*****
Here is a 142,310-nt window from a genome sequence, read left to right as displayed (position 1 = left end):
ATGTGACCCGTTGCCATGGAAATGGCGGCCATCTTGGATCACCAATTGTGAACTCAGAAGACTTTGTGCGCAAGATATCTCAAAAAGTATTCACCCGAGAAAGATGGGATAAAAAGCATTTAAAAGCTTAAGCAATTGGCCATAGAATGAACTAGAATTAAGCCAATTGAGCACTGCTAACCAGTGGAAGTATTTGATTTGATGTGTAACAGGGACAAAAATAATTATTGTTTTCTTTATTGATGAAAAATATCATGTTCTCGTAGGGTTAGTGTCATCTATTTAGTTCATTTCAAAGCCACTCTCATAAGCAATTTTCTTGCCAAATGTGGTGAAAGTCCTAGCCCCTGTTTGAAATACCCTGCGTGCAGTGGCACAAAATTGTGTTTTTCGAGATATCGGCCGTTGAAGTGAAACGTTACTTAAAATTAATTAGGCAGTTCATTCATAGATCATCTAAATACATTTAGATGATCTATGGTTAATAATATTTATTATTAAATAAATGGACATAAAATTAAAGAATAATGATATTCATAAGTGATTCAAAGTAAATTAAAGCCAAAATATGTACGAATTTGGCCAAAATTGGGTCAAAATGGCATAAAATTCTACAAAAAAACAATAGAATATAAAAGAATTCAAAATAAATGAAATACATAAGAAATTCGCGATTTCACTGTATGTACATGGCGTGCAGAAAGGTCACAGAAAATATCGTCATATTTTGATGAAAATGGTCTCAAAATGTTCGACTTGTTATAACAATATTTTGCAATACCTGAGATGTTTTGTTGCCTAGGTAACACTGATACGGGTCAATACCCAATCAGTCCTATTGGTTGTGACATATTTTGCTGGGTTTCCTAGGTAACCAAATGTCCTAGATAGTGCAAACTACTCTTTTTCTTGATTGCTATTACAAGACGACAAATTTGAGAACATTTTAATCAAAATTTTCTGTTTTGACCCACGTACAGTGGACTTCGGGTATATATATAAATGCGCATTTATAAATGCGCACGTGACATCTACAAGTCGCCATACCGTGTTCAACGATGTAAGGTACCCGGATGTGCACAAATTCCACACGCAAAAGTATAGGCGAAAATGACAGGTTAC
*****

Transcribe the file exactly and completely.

Here is a 142,310-nt window from a genome sequence, read left to right as displayed (position 1 = left end):
ATGTGACCCGTTGCCATGGAAATGGCGGCCATCTTGGATCACCAATTGTGAACTCAGAAGACTTTGTGCGCAAGATATCTCAAAAAGTATTCACCCGAGAAAGATGGGATAAAAAGCATTTAAAAGCTTAAGCAATTGGCCATAGAATGAACTAGAATTAAGCCAATTGAGCACTGCTAACCAGTGGAAGTATTTGATTTGATGTGTAACAGGGACAAAAATAATTATTGTTTTCTTTATTGATGAAAAATATCATGTTCTCGTAGGGTTAGTGTCATCTATTTAGTTCATTTCAAAGCCACTCTCATAAGCAATTTTCTTGCCAAATGTGGTGAAAGTCCTAGCCCCTGTTTGAAATACCCTGCGTGCAGTGGCACAAAATTGTGTTTTTCGAGATATCGGCCGTTGAAGTGAAACGTTACTTAAAATTAATTAGGCAGTTCATTCATAGATCATCTAAATACATTTAGATGATCTATGGTTAATAATATTTATTATTAAATAAATGGACATAAAATTAAAGAATAATGATATTCATAAGTGATTCAAAGTAAATTAAAGCCAAAATATGTACGAATTTGGCCAAAATTGGGTCAAAATGGCATAAAATTCTACAAAAAAACAATAGAATATAAAAGAATTCAAAATAAATGAAATACATAAGAAATTCGCGATTTCACTGTATGTACATGGCGTGCAGAAAGGTCACAGAAAATATCGTCATATTTTGATGAAAATGGTCTCAAAATGTTCGACTTGTTATAACAATATTTTGCAATACCTGAGATGTTTTGTTGCCTAGGTAACACTGATACGGGTCAATACCCAATCAGTCCTATTGGTTGTGACATATTTTGCTGGGTTTCCTAGGTAACCAAATGTCCTAGATAGTGCAAACTACTCTTTTTCTTGATTGCTATTACAAGACGACAAATTTGAGAACATTTTAATCAAAATTTTCTGTTTTGACCCACGTACAGTGGACTTCGGGTATATATATAAATGCGCATTTATAAATGCGCACGTGACATCTACAAGTCGCCATACCGTGTTCAACGATGTAAGGTACCCGGATGTGCACAAATTCCACACGCAAAAGTATAGGCGAAAATGACAGGTTAC